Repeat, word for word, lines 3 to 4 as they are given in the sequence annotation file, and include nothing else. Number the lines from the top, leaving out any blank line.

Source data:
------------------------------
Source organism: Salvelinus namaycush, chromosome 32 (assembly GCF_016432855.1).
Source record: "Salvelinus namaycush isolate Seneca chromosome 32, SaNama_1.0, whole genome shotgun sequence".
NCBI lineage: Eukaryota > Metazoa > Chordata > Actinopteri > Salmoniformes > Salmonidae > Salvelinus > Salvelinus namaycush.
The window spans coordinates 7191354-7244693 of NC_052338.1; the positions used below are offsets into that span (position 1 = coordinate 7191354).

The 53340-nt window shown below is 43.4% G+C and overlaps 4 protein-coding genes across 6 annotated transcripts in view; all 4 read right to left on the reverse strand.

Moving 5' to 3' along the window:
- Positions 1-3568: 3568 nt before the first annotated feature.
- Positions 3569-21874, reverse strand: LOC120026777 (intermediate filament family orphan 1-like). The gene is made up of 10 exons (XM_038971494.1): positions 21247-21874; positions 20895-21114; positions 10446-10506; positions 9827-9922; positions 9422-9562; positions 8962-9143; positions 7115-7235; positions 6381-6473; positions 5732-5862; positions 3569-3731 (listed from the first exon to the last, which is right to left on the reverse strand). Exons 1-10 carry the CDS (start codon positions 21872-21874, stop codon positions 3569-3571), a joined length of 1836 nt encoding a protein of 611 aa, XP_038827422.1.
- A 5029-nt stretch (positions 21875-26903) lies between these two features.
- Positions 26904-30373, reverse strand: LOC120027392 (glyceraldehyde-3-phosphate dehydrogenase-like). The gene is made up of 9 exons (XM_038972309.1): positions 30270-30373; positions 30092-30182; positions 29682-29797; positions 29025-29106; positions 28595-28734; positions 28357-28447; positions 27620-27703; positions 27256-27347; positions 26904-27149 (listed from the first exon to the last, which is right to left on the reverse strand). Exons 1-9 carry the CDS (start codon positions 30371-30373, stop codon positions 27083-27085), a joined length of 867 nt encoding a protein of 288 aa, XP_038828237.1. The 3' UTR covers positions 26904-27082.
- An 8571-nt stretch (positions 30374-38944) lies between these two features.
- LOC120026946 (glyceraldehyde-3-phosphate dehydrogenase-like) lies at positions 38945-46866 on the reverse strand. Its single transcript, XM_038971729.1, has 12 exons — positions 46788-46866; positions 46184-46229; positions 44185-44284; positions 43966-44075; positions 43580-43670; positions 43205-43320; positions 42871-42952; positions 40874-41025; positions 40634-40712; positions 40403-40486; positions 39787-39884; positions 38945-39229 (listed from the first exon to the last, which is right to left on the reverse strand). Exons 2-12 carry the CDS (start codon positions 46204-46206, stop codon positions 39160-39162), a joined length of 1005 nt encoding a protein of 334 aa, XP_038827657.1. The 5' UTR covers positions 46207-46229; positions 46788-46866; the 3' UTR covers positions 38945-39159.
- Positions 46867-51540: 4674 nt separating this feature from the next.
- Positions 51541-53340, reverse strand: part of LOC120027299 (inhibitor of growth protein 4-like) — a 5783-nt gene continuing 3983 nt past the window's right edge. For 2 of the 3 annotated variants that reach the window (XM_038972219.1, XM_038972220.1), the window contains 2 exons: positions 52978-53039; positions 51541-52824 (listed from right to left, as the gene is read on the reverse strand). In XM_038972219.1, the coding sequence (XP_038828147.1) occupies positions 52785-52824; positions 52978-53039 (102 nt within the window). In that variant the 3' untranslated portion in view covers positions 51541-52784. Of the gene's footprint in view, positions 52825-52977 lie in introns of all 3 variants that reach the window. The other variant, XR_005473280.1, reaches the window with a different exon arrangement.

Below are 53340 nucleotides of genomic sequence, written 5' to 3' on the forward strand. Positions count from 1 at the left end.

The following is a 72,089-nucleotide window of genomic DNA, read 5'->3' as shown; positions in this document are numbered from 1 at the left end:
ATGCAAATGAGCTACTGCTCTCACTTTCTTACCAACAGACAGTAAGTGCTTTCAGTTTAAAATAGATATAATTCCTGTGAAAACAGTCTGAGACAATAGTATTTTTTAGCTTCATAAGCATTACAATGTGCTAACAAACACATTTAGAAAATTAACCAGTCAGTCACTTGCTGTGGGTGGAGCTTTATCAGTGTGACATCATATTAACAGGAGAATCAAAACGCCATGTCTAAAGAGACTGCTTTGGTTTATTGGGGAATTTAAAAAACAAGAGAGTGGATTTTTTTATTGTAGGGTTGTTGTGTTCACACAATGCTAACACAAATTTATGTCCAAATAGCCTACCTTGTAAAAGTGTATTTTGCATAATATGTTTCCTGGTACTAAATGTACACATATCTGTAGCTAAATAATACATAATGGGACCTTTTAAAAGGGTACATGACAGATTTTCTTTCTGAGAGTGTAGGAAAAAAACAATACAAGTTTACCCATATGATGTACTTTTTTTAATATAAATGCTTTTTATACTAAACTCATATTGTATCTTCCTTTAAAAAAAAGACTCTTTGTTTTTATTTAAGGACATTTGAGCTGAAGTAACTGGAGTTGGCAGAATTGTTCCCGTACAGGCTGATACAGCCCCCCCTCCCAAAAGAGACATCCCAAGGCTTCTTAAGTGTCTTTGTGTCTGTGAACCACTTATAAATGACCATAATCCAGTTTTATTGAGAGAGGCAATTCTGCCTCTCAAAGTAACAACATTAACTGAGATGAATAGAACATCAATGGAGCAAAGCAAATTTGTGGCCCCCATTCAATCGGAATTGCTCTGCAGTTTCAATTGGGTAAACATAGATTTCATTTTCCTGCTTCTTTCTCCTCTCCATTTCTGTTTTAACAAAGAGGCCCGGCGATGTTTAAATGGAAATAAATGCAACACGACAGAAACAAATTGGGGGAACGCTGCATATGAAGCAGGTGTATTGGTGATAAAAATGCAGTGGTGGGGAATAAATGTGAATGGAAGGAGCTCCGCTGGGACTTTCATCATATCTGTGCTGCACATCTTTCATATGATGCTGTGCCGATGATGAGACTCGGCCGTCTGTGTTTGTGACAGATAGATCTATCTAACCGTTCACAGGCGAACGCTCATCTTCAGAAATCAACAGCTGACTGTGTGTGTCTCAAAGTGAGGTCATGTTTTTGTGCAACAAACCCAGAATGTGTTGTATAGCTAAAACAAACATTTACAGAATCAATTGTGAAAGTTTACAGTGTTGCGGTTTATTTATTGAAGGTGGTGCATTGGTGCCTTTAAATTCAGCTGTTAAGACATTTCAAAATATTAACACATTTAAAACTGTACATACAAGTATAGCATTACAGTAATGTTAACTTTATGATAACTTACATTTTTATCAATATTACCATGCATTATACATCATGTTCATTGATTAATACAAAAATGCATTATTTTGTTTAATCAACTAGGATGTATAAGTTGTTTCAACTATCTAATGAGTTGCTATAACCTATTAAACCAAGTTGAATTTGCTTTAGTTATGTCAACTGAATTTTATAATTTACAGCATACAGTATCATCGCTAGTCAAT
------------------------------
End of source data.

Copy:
NCBI lineage: Eukaryota > Metazoa > Chordata > Actinopteri > Salmoniformes > Salmonidae > Salvelinus > Salvelinus namaycush.
The window spans coordinates 7191354-7244693 of NC_052338.1; the positions used below are offsets into that span (position 1 = coordinate 7191354).